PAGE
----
You still cook for your husband?
Yes and I enjoy cooking. I cook for my husband anytime I’m around. Vegetable is my signature dish which I cook with Egusi.
How do you run the church in London and still shuttle between, Nigeria and other countries?
Whenever I am not around on a Sunday, they put me on the projector and other digital devices and I pray for the congregation. I talk to them too and I do live sessions with them. A good leader breeds leaders. There are able hands in the church running the affairs of the London church. They have gone to pastoral schools. Amazingly, my children are in the ministry and they are doing well. If you listen to any of my children ministering, you would bless the Almighty on my behalf. I’m under God’s special grace.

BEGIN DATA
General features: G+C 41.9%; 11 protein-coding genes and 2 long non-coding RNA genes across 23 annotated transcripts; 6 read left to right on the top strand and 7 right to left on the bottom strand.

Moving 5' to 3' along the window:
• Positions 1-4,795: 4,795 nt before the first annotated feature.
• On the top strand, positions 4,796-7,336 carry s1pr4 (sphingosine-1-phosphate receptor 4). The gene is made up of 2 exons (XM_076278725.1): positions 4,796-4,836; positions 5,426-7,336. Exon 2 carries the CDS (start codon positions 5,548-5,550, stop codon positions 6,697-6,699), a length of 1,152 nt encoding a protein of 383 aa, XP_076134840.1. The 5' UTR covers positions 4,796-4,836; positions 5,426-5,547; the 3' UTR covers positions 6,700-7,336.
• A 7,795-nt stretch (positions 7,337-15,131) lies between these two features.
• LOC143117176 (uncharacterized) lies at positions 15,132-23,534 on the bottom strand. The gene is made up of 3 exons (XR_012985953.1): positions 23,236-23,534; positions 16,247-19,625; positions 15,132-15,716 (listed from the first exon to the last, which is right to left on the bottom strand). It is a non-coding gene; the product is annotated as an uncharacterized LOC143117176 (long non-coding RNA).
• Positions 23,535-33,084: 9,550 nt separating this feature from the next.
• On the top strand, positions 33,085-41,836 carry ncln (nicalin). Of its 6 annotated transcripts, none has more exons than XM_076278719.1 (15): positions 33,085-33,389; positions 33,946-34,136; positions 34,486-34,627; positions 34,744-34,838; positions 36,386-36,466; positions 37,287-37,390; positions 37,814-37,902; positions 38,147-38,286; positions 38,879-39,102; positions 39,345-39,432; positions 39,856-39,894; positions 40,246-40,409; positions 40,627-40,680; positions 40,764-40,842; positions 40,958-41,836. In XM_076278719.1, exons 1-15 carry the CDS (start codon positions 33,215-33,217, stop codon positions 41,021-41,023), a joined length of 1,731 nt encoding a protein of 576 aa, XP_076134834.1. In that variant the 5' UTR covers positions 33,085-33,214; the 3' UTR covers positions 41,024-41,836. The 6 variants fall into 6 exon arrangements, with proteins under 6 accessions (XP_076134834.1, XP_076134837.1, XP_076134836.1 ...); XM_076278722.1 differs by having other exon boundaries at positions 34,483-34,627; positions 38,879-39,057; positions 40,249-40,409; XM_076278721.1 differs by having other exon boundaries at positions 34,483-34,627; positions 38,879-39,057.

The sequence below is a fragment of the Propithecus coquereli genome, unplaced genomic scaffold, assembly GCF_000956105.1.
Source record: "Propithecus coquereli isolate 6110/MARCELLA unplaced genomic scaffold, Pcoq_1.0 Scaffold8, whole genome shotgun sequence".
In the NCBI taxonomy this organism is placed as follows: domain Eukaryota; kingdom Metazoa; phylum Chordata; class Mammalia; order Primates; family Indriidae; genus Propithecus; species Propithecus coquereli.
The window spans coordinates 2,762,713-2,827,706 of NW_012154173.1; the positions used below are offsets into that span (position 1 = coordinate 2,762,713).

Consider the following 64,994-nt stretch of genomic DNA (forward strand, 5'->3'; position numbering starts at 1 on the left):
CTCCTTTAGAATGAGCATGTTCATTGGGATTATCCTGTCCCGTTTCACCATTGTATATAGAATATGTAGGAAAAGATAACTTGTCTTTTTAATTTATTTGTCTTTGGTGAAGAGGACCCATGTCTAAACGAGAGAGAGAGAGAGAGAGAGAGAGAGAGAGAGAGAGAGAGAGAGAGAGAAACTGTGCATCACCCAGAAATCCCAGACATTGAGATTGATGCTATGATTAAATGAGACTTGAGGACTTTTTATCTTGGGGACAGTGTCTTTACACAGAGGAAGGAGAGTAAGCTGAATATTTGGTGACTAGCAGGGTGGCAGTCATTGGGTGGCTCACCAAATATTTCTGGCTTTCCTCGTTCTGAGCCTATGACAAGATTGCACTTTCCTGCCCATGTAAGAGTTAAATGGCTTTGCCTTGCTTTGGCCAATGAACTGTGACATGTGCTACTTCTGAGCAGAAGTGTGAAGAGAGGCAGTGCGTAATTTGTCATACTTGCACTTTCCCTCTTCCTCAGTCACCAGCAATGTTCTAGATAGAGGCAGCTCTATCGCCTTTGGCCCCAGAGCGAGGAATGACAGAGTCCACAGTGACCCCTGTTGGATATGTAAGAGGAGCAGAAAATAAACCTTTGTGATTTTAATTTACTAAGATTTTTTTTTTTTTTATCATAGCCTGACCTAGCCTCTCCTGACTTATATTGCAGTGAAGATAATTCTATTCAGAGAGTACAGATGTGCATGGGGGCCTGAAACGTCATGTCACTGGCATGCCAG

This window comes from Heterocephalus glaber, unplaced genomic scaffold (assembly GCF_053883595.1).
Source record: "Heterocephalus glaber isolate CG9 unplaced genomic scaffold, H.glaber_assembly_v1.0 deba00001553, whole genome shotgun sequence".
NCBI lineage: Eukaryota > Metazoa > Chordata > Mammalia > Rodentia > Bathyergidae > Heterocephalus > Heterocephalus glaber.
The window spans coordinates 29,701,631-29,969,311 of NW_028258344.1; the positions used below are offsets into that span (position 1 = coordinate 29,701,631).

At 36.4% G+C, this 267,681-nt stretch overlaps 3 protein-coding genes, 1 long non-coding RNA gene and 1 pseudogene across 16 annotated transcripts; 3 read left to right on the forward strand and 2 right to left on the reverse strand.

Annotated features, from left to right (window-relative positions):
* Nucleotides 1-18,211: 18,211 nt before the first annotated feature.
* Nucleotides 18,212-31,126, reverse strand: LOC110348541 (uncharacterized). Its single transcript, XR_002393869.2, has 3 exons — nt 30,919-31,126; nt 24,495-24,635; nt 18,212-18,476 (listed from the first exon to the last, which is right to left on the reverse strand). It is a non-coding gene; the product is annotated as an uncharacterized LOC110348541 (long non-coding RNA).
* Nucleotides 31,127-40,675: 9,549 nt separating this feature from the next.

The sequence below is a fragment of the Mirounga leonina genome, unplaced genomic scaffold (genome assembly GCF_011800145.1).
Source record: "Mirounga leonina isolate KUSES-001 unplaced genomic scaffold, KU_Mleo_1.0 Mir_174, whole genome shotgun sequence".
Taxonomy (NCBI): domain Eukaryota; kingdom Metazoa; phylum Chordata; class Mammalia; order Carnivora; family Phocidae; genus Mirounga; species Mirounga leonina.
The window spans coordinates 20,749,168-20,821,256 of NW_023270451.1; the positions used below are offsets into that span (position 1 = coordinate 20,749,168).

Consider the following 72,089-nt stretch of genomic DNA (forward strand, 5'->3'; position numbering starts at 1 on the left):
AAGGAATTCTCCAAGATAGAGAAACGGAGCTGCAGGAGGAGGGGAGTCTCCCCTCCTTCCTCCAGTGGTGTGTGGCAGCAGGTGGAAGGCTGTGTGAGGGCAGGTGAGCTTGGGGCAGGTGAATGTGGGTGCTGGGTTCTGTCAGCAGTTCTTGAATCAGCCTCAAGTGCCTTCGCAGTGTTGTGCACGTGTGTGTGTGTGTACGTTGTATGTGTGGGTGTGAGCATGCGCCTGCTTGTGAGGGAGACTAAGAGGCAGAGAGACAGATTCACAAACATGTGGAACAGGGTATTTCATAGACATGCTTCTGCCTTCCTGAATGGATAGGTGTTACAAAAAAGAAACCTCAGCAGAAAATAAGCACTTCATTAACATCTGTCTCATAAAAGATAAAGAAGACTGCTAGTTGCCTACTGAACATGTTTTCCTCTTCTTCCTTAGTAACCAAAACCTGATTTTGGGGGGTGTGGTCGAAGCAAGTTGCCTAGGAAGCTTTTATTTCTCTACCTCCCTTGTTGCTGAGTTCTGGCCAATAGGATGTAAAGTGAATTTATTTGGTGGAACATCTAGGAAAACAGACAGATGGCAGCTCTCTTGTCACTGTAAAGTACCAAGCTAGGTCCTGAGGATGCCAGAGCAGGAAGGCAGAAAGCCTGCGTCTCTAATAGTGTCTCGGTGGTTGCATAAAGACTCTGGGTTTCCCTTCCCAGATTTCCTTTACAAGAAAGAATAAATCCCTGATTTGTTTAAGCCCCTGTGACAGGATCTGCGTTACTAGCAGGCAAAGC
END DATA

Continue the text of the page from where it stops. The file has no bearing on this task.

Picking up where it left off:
Who are your parents?
My parents are of blessed memory and they are both Aworis. They are Lagosians—my father is from Agboyi and my mum from Ikotun.
Did your parents witness seeing you as a pastor?
Yes, we were members of the Cherubim and Seraphim church together. My father was meant to be a king and interacted well with his people. We slaughtered ram during festival but he died before he was made king. It was my great-grandfather that brought the Methodist church to Agboyi town. From age 19 or 20, I had been feeding my parents. In fact I built my first storey building before age 25. They were collecting the rent but I renovated and rented it out after their death.
Was there any significant occurrence before, after or when you were born?